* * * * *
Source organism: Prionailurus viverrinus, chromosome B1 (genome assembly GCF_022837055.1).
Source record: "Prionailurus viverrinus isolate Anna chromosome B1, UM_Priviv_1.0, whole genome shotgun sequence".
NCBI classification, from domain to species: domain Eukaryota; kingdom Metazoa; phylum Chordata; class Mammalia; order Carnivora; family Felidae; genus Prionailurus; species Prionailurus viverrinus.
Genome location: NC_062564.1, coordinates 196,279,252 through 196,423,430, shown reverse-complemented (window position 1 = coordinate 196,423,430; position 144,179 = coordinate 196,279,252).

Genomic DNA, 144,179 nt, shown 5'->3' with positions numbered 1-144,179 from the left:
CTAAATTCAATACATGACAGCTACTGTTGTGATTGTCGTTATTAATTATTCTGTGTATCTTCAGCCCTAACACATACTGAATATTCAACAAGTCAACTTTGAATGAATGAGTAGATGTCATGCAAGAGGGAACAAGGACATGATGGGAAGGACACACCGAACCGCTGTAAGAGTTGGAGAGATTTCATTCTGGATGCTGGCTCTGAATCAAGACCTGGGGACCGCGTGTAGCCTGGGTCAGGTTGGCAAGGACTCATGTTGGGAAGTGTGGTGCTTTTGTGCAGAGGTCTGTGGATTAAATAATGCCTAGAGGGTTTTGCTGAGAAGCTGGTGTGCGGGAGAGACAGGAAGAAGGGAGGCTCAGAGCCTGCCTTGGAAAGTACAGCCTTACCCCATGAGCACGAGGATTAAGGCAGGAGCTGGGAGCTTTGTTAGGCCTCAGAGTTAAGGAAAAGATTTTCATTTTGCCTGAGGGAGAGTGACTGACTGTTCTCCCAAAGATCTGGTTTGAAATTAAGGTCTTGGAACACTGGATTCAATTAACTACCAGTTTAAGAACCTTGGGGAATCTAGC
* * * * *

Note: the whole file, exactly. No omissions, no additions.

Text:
Source organism: Prionailurus viverrinus, chromosome B1 (genome assembly GCF_022837055.1).
Source record: "Prionailurus viverrinus isolate Anna chromosome B1, UM_Priviv_1.0, whole genome shotgun sequence".
NCBI classification, from domain to species: domain Eukaryota; kingdom Metazoa; phylum Chordata; class Mammalia; order Carnivora; family Felidae; genus Prionailurus; species Prionailurus viverrinus.
Genome location: NC_062564.1, coordinates 196,279,252 through 196,423,430, shown reverse-complemented (window position 1 = coordinate 196,423,430; position 144,179 = coordinate 196,279,252).

Genomic DNA, 144,179 nt, shown 5'->3' with positions numbered 1-144,179 from the left:
CTAAATTCAATACATGACAGCTACTGTTGTGATTGTCGTTATTAATTATTCTGTGTATCTTCAGCCCTAACACATACTGAATATTCAACAAGTCAACTTTGAATGAATGAGTAGATGTCATGCAAGAGGGAACAAGGACATGATGGGAAGGACACACCGAACCGCTGTAAGAGTTGGAGAGATTTCATTCTGGATGCTGGCTCTGAATCAAGACCTGGGGACCGCGTGTAGCCTGGGTCAGGTTGGCAAGGACTCATGTTGGGAAGTGTGGTGCTTTTGTGCAGAGGTCTGTGGATTAAATAATGCCTAGAGGGTTTTGCTGAGAAGCTGGTGTGCGGGAGAGACAGGAAGAAGGGAGGCTCAGAGCCTGCCTTGGAAAGTACAGCCTTACCCCATGAGCACGAGGATTAAGGCAGGAGCTGGGAGCTTTGTTAGGCCTCAGAGTTAAGGAAAAGATTTTCATTTTGCCTGAGGGAGAGTGACTGACTGTTCTCCCAAAGATCTGGTTTGAAATTAAGGTCTTGGAACACTGGATTCAATTAACTACCAGTTTAAGAACCTTGGGGAATCTAGC